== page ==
Cyclists Are Potentially at Risk for Hearing Loss
Cycling is a great way to get exercise and enjoy the outdoors. But could you unknowingly be putting your hearing at risk? Here’s what you should know.
If you’re a cycling enthusiast – or even just a fan of a stationary bike at home or the gym – you know the health benefits of hopping on the seat and pedaling. Your heart, muscles, and mood can all benefit from regular exercise
But might you be putting your ears at risk of hearing loss or tinnitus while enjoying a ride outdoors?
A recent article from Cycling Tips seems to suggest that it's a possibility.
The connection between cycling and possible hearing loss
On one of his numerous cycling breaks, American ear surgeon Dr Michael Seidman realized he was shouting constantly at his biking partner, even on a quiet outdoor day. He decided to investigate whether wind noise could be causing this potential hearing loss.
“I realized we were screaming at each other and I never realized how noisy it was,” Dr Seidman told CyclingTips. “And I’m thinking ‘It’s pristine, silent out here, and it’s so noisy!’ You hear the [makes whooshing sound] of the wind noise.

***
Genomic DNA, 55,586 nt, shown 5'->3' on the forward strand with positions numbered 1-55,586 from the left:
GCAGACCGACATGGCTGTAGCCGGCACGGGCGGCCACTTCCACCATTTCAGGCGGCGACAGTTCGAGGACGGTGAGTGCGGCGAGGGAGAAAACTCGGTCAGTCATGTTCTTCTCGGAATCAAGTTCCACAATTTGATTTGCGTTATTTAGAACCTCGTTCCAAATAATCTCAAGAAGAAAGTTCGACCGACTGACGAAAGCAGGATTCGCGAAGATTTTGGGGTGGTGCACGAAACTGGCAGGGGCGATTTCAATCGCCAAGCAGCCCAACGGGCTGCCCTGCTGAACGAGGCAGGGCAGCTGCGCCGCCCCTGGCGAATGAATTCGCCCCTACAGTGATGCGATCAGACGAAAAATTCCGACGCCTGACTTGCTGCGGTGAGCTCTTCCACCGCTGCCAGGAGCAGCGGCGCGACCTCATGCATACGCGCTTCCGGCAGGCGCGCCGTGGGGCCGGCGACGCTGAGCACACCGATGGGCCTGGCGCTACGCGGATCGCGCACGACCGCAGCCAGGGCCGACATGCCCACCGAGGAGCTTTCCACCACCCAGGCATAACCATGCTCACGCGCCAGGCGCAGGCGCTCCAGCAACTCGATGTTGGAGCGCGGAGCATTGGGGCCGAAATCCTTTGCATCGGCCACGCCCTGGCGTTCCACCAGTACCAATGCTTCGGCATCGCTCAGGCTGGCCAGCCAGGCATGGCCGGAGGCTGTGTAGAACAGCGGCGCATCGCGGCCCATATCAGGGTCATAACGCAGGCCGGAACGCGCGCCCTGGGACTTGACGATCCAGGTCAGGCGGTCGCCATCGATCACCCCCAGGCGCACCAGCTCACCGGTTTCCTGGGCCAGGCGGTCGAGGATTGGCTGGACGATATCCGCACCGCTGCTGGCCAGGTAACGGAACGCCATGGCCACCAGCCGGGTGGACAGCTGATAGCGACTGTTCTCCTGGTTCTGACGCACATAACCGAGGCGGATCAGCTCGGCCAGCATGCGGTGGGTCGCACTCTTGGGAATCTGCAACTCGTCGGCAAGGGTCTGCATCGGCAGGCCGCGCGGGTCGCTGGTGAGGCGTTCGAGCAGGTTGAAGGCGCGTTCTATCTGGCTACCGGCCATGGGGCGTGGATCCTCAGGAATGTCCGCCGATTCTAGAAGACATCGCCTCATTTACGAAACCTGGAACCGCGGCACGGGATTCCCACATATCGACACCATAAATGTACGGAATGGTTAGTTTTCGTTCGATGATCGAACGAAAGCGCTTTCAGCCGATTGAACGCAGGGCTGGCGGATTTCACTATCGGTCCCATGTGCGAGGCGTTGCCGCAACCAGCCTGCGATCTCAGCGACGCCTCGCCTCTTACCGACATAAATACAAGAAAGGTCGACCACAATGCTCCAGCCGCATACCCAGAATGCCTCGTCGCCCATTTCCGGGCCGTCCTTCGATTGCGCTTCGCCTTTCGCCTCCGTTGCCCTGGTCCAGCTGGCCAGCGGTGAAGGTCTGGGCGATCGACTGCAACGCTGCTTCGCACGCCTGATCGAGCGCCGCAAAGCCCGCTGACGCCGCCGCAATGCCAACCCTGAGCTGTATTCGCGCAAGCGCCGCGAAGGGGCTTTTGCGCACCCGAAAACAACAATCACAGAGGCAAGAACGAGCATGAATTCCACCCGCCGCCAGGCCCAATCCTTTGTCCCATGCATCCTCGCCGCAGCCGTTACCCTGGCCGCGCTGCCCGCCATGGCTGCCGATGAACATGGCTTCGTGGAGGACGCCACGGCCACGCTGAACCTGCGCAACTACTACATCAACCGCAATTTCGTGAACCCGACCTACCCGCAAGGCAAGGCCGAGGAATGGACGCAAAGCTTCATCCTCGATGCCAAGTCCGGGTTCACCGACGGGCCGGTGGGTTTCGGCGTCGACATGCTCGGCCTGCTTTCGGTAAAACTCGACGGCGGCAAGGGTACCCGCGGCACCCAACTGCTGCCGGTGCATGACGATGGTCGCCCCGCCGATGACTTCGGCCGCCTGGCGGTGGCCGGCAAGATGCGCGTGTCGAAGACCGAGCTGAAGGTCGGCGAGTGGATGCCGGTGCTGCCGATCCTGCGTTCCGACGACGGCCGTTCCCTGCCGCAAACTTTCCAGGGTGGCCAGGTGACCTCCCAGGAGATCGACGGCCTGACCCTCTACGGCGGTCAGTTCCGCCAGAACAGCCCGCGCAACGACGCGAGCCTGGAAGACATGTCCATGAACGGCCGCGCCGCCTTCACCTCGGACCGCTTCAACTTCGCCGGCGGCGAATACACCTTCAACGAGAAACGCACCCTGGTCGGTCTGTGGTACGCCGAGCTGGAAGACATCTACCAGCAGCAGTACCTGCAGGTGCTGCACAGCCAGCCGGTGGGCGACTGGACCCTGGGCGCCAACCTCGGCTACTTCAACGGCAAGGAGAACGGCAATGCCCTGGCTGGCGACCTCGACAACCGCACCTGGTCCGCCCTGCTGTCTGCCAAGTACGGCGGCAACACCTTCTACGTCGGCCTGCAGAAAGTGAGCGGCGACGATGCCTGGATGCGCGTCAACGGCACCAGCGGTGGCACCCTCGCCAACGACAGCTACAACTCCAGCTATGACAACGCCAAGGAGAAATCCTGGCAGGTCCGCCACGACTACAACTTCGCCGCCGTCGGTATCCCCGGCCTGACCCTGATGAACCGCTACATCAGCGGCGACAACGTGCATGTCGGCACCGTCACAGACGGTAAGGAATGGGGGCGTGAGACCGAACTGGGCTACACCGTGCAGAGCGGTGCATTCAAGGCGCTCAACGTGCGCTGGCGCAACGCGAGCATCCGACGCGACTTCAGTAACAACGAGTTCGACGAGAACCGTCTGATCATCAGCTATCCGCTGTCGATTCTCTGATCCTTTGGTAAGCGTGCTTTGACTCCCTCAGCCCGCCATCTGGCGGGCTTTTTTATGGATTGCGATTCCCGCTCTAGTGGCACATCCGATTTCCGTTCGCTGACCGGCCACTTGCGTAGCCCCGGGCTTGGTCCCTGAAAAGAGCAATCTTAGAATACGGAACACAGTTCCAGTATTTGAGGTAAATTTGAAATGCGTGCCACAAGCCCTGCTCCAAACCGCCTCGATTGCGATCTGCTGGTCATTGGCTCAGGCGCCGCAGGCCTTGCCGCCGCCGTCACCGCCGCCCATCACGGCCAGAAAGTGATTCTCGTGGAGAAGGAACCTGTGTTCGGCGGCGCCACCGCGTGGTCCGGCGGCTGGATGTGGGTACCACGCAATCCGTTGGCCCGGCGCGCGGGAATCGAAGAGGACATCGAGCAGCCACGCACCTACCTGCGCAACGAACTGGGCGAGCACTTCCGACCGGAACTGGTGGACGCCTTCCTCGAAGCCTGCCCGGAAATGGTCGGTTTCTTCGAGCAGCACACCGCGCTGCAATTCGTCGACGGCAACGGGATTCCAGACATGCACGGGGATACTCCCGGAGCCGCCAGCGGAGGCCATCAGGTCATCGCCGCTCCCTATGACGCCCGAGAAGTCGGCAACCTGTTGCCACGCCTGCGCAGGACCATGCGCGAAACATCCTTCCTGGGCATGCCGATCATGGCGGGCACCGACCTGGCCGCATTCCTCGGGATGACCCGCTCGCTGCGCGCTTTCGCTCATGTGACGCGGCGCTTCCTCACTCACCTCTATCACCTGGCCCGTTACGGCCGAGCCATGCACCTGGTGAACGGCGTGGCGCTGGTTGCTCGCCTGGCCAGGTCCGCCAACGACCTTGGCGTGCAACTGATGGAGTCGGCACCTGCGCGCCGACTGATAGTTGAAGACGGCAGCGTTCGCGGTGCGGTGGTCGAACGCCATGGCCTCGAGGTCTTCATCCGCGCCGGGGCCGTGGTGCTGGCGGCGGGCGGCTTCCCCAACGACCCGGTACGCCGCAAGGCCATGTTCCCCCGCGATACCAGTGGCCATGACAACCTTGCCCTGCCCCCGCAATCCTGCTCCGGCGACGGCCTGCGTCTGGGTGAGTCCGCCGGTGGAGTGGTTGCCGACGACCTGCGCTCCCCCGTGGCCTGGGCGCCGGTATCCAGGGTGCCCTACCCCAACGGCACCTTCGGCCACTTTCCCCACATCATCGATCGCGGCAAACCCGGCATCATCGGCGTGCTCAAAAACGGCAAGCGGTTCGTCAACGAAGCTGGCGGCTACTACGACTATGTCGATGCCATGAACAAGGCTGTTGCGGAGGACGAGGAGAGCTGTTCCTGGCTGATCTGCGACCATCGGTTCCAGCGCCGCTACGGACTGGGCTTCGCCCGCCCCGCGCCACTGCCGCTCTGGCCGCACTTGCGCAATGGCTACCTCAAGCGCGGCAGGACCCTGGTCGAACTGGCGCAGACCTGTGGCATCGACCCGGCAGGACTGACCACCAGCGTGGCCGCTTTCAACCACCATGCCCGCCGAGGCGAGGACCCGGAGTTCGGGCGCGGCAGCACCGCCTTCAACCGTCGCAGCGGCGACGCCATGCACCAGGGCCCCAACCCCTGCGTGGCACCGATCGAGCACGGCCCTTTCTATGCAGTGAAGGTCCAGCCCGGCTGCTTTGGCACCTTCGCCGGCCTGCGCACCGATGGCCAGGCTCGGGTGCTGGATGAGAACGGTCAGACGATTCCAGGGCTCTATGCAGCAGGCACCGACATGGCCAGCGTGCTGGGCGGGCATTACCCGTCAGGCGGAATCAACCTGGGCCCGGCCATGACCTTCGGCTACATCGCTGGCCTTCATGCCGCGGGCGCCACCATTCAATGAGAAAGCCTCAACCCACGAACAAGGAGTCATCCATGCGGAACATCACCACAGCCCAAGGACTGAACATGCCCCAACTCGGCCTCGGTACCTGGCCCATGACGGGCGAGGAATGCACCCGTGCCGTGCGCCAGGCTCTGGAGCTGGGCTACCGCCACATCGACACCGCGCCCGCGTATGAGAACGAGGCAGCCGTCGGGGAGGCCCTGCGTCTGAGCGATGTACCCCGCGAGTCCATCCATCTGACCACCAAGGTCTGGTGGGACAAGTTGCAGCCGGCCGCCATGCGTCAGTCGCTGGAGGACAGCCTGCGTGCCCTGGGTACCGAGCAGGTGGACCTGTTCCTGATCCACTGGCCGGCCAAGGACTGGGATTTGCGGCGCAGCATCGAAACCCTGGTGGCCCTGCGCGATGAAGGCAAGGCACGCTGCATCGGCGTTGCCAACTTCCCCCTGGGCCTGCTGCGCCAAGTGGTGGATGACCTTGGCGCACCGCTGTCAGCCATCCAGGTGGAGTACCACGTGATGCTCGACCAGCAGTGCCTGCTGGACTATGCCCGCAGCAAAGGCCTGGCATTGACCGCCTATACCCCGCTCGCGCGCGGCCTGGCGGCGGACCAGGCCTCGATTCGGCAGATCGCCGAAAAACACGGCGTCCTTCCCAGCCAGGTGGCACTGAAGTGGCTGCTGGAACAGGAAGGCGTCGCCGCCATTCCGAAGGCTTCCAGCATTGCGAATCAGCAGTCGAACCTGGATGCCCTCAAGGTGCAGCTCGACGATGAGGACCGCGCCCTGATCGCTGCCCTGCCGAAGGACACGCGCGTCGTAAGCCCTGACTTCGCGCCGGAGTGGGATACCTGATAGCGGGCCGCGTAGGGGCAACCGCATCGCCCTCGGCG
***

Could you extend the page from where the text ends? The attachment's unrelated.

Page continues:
To learn if he was experiencing dangerous noise levels, Dr. Seidman conducted a test in the Ford Motor Company wind tunnel in Allen Park, Michigan. For the test, Dr. Seidman wore his typical cycling gear and recorded the noise levels near his ears at different wind speeds and directions.
Dr Seidman’s team discovered that a speed of only 10 mph would produce 85dB of noise near his ears. Increasing the speed saw that level increase.
To put that noise level in perspective, OSHA, the Occupational Safety and Health Administration, states that a person can be exposed to a maximum of 85dB while at work. Anything over 85dB can lead to noise-induced hearing loss.
Dr. Seidman sees this as a real risk for cyclists— especially for those who ride daily.
“If you think about riding downhill at say 30 miles an hour [48km/h] into a 10-mile-an-hour headwind, that’s 40 miles per hour [64km/h]. That’s 108dB of sound. That’s very routine for people to get,” Dr. Seidman said.
How to protect your hearing as a cyclist
Obviously any ear protection must balance the need to protect your hearing from potentially damaging noises with the need to remain aware of your surroundings while out on the road. For that reason, many cycling enthusiasts opt for headbands that are thick enough to reduce wind noise, but not so bulky as to interfere with a helmet or one’s ability to hear traffic. There are also products made especially for the purpose of reducing excess wind noise.